Early in the course I claimed that "Church history is salvation history." The Christian community remembers its past, interprets its present, and expects its future by telling the story of God who created and redeemed the world through Jesus Christ. The Church is both an agent telling that story, and a product of the story. Let's distinguish those by calling them "history by the Church" and "history of the Church." Both are histories of God: "I believe in the Holy Spirit, the holy catholic Church, the communion of saints, the forgiveness of sins, the resurrection of the body, and the life everlasting."
If I am right, then you should find that the history of the Church confirms history by the Church, and vice versa. To draw on these lines of the Apostles' Creed for an illustration: We should learn of the Holy Spirit not only by listening to what the Church says about God, but by examining the Church itself as a work of God the Holy Spirit. The God we see forming and inhabiting the Church should be the Holy Spirit that the Church confesses as God. (If you were a Pentecostal, you would probably want to appeal to the Pentecostal revivals and their effects to support this connection. If you were a Dispensationalist, you would not.)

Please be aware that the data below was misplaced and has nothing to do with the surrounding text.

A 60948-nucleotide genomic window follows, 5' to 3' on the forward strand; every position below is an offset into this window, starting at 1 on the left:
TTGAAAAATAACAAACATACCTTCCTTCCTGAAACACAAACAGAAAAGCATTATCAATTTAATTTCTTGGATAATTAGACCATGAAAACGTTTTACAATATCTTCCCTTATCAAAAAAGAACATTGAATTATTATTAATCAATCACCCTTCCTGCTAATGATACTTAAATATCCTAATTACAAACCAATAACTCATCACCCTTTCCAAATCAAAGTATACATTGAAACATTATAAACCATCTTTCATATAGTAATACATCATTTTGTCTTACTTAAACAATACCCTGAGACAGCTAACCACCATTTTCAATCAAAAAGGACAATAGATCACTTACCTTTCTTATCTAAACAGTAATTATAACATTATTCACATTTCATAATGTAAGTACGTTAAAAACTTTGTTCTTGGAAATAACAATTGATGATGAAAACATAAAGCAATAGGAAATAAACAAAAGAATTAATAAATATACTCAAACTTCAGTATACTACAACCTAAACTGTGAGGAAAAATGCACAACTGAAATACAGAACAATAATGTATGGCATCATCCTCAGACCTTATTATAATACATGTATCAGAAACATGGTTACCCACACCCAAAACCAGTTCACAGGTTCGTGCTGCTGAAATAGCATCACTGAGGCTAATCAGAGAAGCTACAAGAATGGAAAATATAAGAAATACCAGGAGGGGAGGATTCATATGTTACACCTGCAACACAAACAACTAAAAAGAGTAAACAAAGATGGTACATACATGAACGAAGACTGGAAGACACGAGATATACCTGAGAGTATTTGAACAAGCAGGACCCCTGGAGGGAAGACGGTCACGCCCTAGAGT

Your final assignment is to test that claim.
Choose a doctrine of the Church developed in any one chapter of McKim. Test its truth by appealing to any number of episodes in the history of Christianity, drawing on any and all applicable course materials (lectures, Moynahan, Hynes, McKim, etc.).
Try not to choose doctrines and episodes that merely reinforce what you already believe or disbelieve. Also be warned that, as in the Bible, simply highlighting times of prosperity and growth does not necessarily confirm the truth of Christian teachings (e.g., Solomon), nor does pointing out times of failures and betrayals necessarily disprove them (e.g., Judas Iscariot).
Please keep your paper three pages, double-spaced, and follow the directions in my handout for writing papers. As always, I want to see proper style, clear writing, a thorough answer to the question, and explicit citations of course materials.
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